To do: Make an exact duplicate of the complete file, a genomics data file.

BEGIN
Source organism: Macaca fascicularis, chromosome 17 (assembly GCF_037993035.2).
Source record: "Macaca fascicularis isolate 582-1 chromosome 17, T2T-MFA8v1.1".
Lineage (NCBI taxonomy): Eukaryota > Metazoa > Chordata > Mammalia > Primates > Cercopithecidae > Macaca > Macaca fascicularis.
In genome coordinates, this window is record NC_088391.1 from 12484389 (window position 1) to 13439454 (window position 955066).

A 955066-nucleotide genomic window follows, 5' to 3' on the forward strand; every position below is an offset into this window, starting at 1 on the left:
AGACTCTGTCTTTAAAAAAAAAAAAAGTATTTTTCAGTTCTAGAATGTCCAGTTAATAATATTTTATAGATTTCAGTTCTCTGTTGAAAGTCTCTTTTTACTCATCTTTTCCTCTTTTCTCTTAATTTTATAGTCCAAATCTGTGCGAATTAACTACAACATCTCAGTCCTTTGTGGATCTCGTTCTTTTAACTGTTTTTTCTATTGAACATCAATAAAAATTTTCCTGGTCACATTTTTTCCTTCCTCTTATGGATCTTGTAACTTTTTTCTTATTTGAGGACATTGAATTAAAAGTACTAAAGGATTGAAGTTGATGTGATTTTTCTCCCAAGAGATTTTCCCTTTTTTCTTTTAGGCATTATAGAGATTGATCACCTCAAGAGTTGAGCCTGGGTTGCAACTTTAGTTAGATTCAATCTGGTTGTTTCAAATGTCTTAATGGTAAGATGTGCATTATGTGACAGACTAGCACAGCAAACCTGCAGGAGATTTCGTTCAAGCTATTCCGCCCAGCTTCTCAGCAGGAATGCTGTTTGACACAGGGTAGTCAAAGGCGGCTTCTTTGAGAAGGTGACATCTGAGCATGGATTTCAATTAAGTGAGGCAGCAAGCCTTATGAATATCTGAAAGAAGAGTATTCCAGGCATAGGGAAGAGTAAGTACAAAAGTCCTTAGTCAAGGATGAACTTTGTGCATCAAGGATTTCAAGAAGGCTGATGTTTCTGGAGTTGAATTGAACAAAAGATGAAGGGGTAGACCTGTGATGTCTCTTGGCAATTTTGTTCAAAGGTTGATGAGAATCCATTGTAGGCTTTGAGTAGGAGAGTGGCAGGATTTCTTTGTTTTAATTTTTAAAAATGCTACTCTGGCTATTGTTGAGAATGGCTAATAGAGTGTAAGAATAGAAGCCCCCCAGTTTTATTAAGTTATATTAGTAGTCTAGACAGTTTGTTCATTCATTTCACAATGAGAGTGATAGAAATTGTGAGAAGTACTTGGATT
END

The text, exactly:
Source organism: Macaca fascicularis, chromosome 17 (assembly GCF_037993035.2).
Source record: "Macaca fascicularis isolate 582-1 chromosome 17, T2T-MFA8v1.1".
Lineage (NCBI taxonomy): Eukaryota > Metazoa > Chordata > Mammalia > Primates > Cercopithecidae > Macaca > Macaca fascicularis.
In genome coordinates, this window is record NC_088391.1 from 12484389 (window position 1) to 13439454 (window position 955066).

A 955066-nucleotide genomic window follows, 5' to 3' on the forward strand; every position below is an offset into this window, starting at 1 on the left:
AGACTCTGTCTTTAAAAAAAAAAAAAGTATTTTTCAGTTCTAGAATGTCCAGTTAATAATATTTTATAGATTTCAGTTCTCTGTTGAAAGTCTCTTTTTACTCATCTTTTCCTCTTTTCTCTTAATTTTATAGTCCAAATCTGTGCGAATTAACTACAACATCTCAGTCCTTTGTGGATCTCGTTCTTTTAACTGTTTTTTCTATTGAACATCAATAAAAATTTTCCTGGTCACATTTTTTCCTTCCTCTTATGGATCTTGTAACTTTTTTCTTATTTGAGGACATTGAATTAAAAGTACTAAAGGATTGAAGTTGATGTGATTTTTCTCCCAAGAGATTTTCCCTTTTTTCTTTTAGGCATTATAGAGATTGATCACCTCAAGAGTTGAGCCTGGGTTGCAACTTTAGTTAGATTCAATCTGGTTGTTTCAAATGTCTTAATGGTAAGATGTGCATTATGTGACAGACTAGCACAGCAAACCTGCAGGAGATTTCGTTCAAGCTATTCCGCCCAGCTTCTCAGCAGGAATGCTGTTTGACACAGGGTAGTCAAAGGCGGCTTCTTTGAGAAGGTGACATCTGAGCATGGATTTCAATTAAGTGAGGCAGCAAGCCTTATGAATATCTGAAAGAAGAGTATTCCAGGCATAGGGAAGAGTAAGTACAAAAGTCCTTAGTCAAGGATGAACTTTGTGCATCAAGGATTTCAAGAAGGCTGATGTTTCTGGAGTTGAATTGAACAAAAGATGAAGGGGTAGACCTGTGATGTCTCTTGGCAATTTTGTTCAAAGGTTGATGAGAATCCATTGTAGGCTTTGAGTAGGAGAGTGGCAGGATTTCTTTGTTTTAATTTTTAAAAATGCTACTCTGGCTATTGTTGAGAATGGCTAATAGAGTGTAAGAATAGAAGCCCCCCAGTTTTATTAAGTTATATTAGTAGTCTAGACAGTTTGTTCATTCATTTCACAATGAGAGTGATAGAAATTGTGAGAAGTACTTGGATT